Establishing a Simple TCP Client (Using Stream Sockets)

There are four steps to creating a simple TCP client. First, we create an object of class TcpClient (namespace System.Net.Sockets) to connect to the server. The connection is established by calling TcpClient method Connect. One overloaded version of this method takes two argumentsthe server's IP address and its port numberas in:

TcpClient client = new TcpClient();
client.Connect( serverAddress, serverPort );

The serverPort is an int that represents the port number to which the server application is bound to listen for connection requests. The serverAddress can be either an IPAddress instance (that encapsulates the server's IP address) or a string that specifies the server's hostname or IP address. Method Connect also has an overloaded version to which you can pass an IPEndPoint object that represents an IP address/port number pair. TcpClient method Connect calls Socket method Connect to establish the connection. If the connection is successful, TcpClient method Connect returns a positive integer; otherwise, it returns 0.

In step two, the TcpClient uses its GetStream method to get a NetworkStream so that it can write to and read from the server. We then use the NetworkStream object to create a BinaryWriter and a BinaryReader that will be used to send information to and receive information from the server, respectively.

The third step is the processing phase, in which the client and the server communicate. In this phase of our example, the client uses BinaryWriter method Write and BinaryReader method ReadString to perform the appropriate communications. Using a process similar to that used by servers, a client can employ threads to prevent blocking of communication with other servers while processing data from one connection.

After the transmission is complete, step four requires the client to close the connection by calling method Close on each of BinaryReader, BinaryWriter, NetworkStream and TcpClient. This closes each of the streams and the TcpClient's Socket to terminate the connection with the server. At this point, a new connection can be established through method Connect, as we have described.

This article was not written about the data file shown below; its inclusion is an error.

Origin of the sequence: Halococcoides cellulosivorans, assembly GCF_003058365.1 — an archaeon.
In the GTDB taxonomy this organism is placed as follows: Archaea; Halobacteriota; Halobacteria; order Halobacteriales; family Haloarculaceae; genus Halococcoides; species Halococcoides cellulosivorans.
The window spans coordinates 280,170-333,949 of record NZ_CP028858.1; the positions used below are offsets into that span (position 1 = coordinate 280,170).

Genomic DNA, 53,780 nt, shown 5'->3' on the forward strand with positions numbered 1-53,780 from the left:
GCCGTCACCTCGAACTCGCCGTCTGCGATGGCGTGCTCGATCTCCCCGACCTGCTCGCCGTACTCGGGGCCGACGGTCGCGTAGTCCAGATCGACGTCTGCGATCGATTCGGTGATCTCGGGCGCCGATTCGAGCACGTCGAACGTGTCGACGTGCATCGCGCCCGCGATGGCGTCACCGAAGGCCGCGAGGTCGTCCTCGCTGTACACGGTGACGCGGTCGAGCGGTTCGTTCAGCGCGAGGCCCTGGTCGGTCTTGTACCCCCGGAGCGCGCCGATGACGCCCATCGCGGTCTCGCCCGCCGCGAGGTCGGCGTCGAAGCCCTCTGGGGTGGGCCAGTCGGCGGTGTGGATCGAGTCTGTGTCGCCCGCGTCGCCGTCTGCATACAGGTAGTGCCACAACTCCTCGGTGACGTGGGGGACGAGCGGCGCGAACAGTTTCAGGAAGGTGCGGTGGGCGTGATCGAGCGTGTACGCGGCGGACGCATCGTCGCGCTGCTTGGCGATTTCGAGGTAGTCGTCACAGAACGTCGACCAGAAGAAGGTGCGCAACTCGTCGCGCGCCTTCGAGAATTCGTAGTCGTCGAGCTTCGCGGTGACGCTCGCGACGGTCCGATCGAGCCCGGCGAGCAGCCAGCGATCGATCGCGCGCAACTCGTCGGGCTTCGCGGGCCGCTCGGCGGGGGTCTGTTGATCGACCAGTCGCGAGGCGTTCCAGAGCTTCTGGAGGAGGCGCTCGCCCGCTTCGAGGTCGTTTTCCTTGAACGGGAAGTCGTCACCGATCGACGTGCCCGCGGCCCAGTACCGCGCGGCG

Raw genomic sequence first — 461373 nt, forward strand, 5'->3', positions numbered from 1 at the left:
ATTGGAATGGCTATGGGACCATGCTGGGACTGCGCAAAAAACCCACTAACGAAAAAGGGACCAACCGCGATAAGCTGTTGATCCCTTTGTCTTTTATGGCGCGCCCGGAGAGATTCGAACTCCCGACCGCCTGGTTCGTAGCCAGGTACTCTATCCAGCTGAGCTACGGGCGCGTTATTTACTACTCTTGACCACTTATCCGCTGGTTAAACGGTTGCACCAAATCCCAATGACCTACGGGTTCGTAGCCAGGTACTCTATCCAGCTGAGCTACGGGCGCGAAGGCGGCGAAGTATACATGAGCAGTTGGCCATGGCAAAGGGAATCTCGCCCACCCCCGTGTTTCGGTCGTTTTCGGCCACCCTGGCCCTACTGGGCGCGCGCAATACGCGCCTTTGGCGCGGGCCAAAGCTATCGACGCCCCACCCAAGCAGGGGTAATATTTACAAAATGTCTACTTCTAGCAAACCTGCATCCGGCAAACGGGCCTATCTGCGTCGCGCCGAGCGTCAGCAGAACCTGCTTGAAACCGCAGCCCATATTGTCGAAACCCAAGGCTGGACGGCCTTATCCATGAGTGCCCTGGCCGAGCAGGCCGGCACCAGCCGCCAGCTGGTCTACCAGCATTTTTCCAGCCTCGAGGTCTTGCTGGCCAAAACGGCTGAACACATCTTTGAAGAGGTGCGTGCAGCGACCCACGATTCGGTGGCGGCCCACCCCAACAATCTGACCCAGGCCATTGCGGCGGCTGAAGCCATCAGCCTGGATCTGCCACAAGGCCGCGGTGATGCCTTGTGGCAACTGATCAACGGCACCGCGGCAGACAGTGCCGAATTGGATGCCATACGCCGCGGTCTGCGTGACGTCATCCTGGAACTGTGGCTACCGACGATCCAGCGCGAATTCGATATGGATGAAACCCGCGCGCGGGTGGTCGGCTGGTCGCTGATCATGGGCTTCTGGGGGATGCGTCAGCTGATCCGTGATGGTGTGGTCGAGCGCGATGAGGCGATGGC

Client Server Interaction with Stream Socket Connections

Preface

Index

    Introduction to Computers, the Internet and Visual C#

    Introduction to the Visual C# 2005 Express Edition IDE

    Introduction to C# Applications

    Introduction to Classes and Objects

    Control Statements: Part 1

    Control Statements: Part 2

    Methods: A Deeper Look

    Arrays

    Classes and Objects: A Deeper Look

    Object-Oriented Programming: Inheritance

    Polymorphism, Interfaces & Operator Overloading

    Exception Handling

    Graphical User Interface Concepts: Part 1

    Graphical User Interface Concepts: Part 2

    Multithreading

    Strings, Characters and Regular Expressions

    Graphics and Multimedia

    Files and Streams

    Extensible Markup Language (XML)

    Database, SQL and ADO.NET

    ASP.NET 2.0, Web Forms and Web Controls

    Web Services

    Networking: Streams-Based Sockets and Datagrams

    Searching and Sorting

    Data Structures

    Generics

    Collections

    Appendix A. Operator Precedence Chart

    Appendix B. Number Systems

    Appendix C. Using the Visual Studio 2005 Debugger

    Appendix D. ASCII Character Set

    Appendix E. Unicode®

    Appendix F. Introduction to XHTML: Part 1

    Appendix G. Introduction to XHTML: Part 2

    Appendix H. HTML/XHTML Special Characters

    Appendix I. HTML/XHTML Colors

    Appendix J. ATM Case Study Code

    Appendix K. UML 2: Additional Diagram Types

    Appendix L. Simple Types

    Index



    Visual C# How to Program
    Visual C# 2005 How to Program (2nd Edition)
    ISBN: 0131525239
    EAN: 2147483647
    Year: 2004
    Pages: 600

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